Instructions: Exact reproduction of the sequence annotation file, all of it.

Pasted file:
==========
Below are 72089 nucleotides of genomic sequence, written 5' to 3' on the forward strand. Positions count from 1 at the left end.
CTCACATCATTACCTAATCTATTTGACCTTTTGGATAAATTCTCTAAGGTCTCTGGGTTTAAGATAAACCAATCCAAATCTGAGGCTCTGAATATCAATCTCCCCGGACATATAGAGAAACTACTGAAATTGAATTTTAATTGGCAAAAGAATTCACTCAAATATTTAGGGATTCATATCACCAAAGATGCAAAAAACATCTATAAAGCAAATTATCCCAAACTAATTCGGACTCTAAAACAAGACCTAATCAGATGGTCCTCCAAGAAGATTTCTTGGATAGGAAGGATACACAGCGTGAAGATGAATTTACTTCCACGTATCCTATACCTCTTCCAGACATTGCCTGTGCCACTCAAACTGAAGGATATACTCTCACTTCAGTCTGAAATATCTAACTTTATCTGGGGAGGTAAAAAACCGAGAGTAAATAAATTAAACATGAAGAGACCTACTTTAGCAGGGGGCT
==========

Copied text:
Below are 72089 nucleotides of genomic sequence, written 5' to 3' on the forward strand. Positions count from 1 at the left end.
CTCACATCATTACCTAATCTATTTGACCTTTTGGATAAATTCTCTAAGGTCTCTGGGTTTAAGATAAACCAATCCAAATCTGAGGCTCTGAATATCAATCTCCCCGGACATATAGAGAAACTACTGAAATTGAATTTTAATTGGCAAAAGAATTCACTCAAATATTTAGGGATTCATATCACCAAAGATGCAAAAAACATCTATAAAGCAAATTATCCCAAACTAATTCGGACTCTAAAACAAGACCTAATCAGATGGTCCTCCAAGAAGATTTCTTGGATAGGAAGGATACACAGCGTGAAGATGAATTTACTTCCACGTATCCTATACCTCTTCCAGACATTGCCTGTGCCACTCAAACTGAAGGATATACTCTCACTTCAGTCTGAAATATCTAACTTTATCTGGGGAGGTAAAAAACCGAGAGTAAATAAATTAAACATGAAGAGACCTACTTTAGCAGGGGGCT